Writer Amanda Christmann
Photography Courtesy of Royal Palms Resort

[dropcap]T[/dropcap]he year was 1926. World War I had ended eight years prior, and the Roaring 20s were in full swing. While Phoenix’s once-booming cotton industry had all but dried up following the war, a new era of growth had begun in the Valley of the Sun—one writer Scott Fitzgerald referred to as the “greatest, gaudiest spree in history.”

It was a booming time to be in Phoenix, and everyone who was anyone wanted a piece of the dream. Among them was a 62-year-old New York industrialist and financier named Delos Willard Cooke. A nephew of finance mogul JP Morgan, he’d made his fortunes in the railroad and steamship industries, and had decided it was time to enjoy life for a change.

Cooke’s motivation was his love for his wife, Florence, who was in ill health at the time. New York winters had been particularly cold in recent years, and common thought was that the warm, desert air would be therapeutic for her.

Cooke resigned from his job, writing that he was ready to “devote most of my time to the welfare and happiness of my wife from now on. She has first claim on me.”

Cooke likely heard about Phoenix, in part, because the Southern Pacific Railroad was making big news as it expanded through the city. Prior to its 1926 groundbreaking at Union Station downtown, Phoenix was relatively isolated from the rest of the country. With the railroad came industry and culture—and an unprecedented boom in population.

A few miles outside of the city hustle, the highest peak in the area called to Cooke. The rugged sandstone and granite escarpments of Camelback Mountain, and the teeming desert wildlife, appealed to a part of him that he hadn’t satisfied back east. With a stroke of a pen, he purchased 65 acres and began to build El Vernadero, their 3,500-square-foot Spanish revival winter haven.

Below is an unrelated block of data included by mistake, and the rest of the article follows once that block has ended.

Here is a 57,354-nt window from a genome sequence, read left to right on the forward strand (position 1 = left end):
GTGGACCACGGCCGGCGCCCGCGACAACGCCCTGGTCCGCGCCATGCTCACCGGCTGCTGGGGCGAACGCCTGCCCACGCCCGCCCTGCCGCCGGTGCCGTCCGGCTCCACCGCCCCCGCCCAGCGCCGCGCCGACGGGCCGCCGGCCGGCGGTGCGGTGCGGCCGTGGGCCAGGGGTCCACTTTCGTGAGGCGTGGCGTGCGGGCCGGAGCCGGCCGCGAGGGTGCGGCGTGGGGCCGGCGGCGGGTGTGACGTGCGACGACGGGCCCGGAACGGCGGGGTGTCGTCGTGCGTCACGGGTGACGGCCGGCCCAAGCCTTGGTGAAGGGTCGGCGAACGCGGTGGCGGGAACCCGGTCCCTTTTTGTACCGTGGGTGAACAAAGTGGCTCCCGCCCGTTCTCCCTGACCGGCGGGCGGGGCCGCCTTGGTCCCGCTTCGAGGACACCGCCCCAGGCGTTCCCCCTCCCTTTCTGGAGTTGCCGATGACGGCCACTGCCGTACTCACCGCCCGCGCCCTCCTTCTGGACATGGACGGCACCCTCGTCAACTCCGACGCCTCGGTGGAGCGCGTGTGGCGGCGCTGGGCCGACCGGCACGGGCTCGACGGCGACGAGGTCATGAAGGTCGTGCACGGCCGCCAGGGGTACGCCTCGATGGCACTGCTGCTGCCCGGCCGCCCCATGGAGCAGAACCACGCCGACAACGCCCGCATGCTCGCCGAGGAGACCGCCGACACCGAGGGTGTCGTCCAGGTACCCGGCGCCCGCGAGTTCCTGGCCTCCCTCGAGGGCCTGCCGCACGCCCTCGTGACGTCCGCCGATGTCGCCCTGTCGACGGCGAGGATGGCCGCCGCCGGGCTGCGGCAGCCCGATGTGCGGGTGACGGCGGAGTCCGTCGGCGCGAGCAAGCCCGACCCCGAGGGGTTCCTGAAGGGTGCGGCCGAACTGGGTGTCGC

The home was designed to echo the ambiance of some of the couple’s favorite moments in Europe. Seven decades later, many of its Granada-tiled roofs, arched windows and Juliet doors remain as comforting and stylistic as the day the Cookes imagined them. White stucco walls gleamed cleanly in the Arizona sun, and sound construction and elevated ceilings kept the house relatively cool on the hottest of days.

Mediterranean and Mexican hacienda styles also influenced the home’s design. Hand-selected tiles, imported from Spain, were chosen to personalize the portico surrounding a large outdoor courtyard. This was where the Cookes would entertain their neighbors and guests—the Biltmores, the Wrigleys, the Wrights and more names on the list comprised of the “who’s who” of the Phoenix and American elite at the time.

Towering palm trees, all the rage in the Valley, were planted along the home’s grand driveway to welcome them. Those palms would eventually become the property’s namesake.

There was no shortage of love put into the home, but the Cookes’ enjoyment of it would be short-lived. El Vernadero was completed in 1929. In a sad twist of irony, it was not Florence Cooke who succumbed to her illness, but Delos who died suddenly two years later at the age of 66.